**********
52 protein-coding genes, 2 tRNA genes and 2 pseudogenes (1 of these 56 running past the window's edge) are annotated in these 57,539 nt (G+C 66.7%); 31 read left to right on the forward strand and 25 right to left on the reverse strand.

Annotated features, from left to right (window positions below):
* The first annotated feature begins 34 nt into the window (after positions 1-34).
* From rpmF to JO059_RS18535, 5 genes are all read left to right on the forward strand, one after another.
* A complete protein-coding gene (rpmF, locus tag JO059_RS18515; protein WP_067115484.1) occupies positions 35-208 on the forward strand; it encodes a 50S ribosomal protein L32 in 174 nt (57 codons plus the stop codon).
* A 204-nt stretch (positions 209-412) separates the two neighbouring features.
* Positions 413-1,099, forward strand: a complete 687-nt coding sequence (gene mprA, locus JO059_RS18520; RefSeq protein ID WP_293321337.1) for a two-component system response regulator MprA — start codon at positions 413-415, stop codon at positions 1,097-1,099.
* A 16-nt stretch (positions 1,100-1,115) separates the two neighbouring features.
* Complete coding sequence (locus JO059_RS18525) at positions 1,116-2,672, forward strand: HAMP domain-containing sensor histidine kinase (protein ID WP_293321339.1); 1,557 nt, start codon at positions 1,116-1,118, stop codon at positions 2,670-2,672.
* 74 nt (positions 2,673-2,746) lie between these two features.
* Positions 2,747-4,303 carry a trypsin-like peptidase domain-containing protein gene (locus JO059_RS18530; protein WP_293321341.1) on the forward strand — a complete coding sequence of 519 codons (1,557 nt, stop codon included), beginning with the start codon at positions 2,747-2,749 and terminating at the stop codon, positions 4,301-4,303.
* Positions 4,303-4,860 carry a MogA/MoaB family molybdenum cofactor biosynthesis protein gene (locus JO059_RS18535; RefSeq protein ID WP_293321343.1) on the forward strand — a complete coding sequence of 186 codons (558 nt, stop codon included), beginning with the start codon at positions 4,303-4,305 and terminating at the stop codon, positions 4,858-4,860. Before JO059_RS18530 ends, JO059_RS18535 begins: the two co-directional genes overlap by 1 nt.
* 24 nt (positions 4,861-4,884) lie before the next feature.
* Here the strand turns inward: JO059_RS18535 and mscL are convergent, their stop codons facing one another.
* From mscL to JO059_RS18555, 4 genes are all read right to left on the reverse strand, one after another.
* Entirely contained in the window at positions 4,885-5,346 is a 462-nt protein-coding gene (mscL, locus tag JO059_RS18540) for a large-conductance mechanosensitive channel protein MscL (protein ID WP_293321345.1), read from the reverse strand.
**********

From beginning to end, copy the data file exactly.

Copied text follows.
52 protein-coding genes, 2 tRNA genes and 2 pseudogenes (1 of these 56 running past the window's edge) are annotated in these 57,539 nt (G+C 66.7%); 31 read left to right on the forward strand and 25 right to left on the reverse strand.

Annotated features, from left to right (window positions below):
* The first annotated feature begins 34 nt into the window (after positions 1-34).
* From rpmF to JO059_RS18535, 5 genes are all read left to right on the forward strand, one after another.
* A complete protein-coding gene (rpmF, locus tag JO059_RS18515; protein WP_067115484.1) occupies positions 35-208 on the forward strand; it encodes a 50S ribosomal protein L32 in 174 nt (57 codons plus the stop codon).
* A 204-nt stretch (positions 209-412) separates the two neighbouring features.
* Positions 413-1,099, forward strand: a complete 687-nt coding sequence (gene mprA, locus JO059_RS18520; RefSeq protein ID WP_293321337.1) for a two-component system response regulator MprA — start codon at positions 413-415, stop codon at positions 1,097-1,099.
* A 16-nt stretch (positions 1,100-1,115) separates the two neighbouring features.
* Complete coding sequence (locus JO059_RS18525) at positions 1,116-2,672, forward strand: HAMP domain-containing sensor histidine kinase (protein ID WP_293321339.1); 1,557 nt, start codon at positions 1,116-1,118, stop codon at positions 2,670-2,672.
* 74 nt (positions 2,673-2,746) lie between these two features.
* Positions 2,747-4,303 carry a trypsin-like peptidase domain-containing protein gene (locus JO059_RS18530; protein WP_293321341.1) on the forward strand — a complete coding sequence of 519 codons (1,557 nt, stop codon included), beginning with the start codon at positions 2,747-2,749 and terminating at the stop codon, positions 4,301-4,303.
* Positions 4,303-4,860 carry a MogA/MoaB family molybdenum cofactor biosynthesis protein gene (locus JO059_RS18535; RefSeq protein ID WP_293321343.1) on the forward strand — a complete coding sequence of 186 codons (558 nt, stop codon included), beginning with the start codon at positions 4,303-4,305 and terminating at the stop codon, positions 4,858-4,860. Before JO059_RS18530 ends, JO059_RS18535 begins: the two co-directional genes overlap by 1 nt.
* 24 nt (positions 4,861-4,884) lie before the next feature.
* Here the strand turns inward: JO059_RS18535 and mscL are convergent, their stop codons facing one another.
* From mscL to JO059_RS18555, 4 genes are all read right to left on the reverse strand, one after another.
* Entirely contained in the window at positions 4,885-5,346 is a 462-nt protein-coding gene (mscL, locus tag JO059_RS18540) for a large-conductance mechanosensitive channel protein MscL (protein ID WP_293321345.1), read from the reverse strand.